Saturday’s caravan of patients and friends was amazing. Each of the 55 cars pulled into the driveway, one by one, and stopped to chat with Renee and me. Each had a story to tell, some funny, some happy and some sad. In 34 years you accumulate many, many stories.
One patient remembered the pregnancy scare she had at 18 years of age. She was more afraid of her parents finding out about it then she was about being pregnant. She thanked me profusely for charging her for Strep test rather than a pregnancy test. There are those who would call switching codes illegal, inappropriate and unprofessional. I called it a holistic approach to my patient’s care, mind, body and soul. It obviously worked out well.
It’s taking care of the little things, going that extra step and addressing the patients concerns that make the difference in bonding the patient to their physician, creating a strong doctor-patient relationship. One of the most common things a teenager would say to me is, “My parents are going to kill me.” They were always floored by my response: Rather than belittling their apprehension and fear, I took it literally.
“Shit, I had no idea your parents were murderers. How many people have they killed? Should I be afraid to be in the same room with them? I’ve always suspected that your mother could turn on me in a split second! Should I call the police?”
Almost always my humorous approach would defuse the situation and allow us to find a solution and involve the parents. Humor belongs in the exam room which is the one place you rarely find it. Humor, when used appropriately, helps defuse tense situations, dissipate anxiety and facilitate understanding. Sometimes it backfires.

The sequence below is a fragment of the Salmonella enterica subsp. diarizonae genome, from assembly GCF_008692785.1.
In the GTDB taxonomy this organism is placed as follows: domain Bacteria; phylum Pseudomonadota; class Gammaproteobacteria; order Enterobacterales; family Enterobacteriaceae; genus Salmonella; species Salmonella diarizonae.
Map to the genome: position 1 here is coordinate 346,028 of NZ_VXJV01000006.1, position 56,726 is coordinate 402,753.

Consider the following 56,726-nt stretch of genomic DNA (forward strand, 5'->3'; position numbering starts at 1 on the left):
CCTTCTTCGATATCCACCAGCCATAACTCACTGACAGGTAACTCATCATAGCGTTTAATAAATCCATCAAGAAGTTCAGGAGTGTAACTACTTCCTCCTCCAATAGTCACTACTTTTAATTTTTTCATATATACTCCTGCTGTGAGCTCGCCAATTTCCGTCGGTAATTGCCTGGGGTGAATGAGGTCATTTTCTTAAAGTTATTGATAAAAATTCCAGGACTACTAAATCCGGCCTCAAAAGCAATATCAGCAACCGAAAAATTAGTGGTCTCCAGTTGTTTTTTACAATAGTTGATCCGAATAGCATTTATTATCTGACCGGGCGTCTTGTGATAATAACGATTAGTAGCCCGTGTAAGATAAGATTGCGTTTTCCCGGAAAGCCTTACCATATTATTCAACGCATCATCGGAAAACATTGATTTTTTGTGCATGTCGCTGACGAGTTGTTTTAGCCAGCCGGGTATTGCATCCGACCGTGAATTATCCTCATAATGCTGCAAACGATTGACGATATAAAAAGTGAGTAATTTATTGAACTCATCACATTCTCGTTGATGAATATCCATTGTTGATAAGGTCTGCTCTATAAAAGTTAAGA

When my patient was really, miserably sick and was in the exam room with their spouse, I used to turn to the spouse and say, “I told you to give him all of the poison at once, otherwise he would suffer miserably.” Generally, I’d get a laugh out of my patient and the spouse and, at least for a few minutes, my patient would feel better. On one unforgettable day, I looked at the wife and started into my spiel when I realized that the look on her face was a” how do you know” look. Her husband caught it too and he got better when the poison was removed from his diet. Needless to say, the husband loves me, the wife does not!
Over the next few weeks, I hope to make you laugh a little and smile a lot by recounting some of the ways I incorporated humor into my practice of medicine. The stories are real and the patients involved in the stories have given permission to use them.
Here’s today’s music. At LZFTC we tried to give you what you wanted but, if we couldn’t, we worked hard to give you what you needed.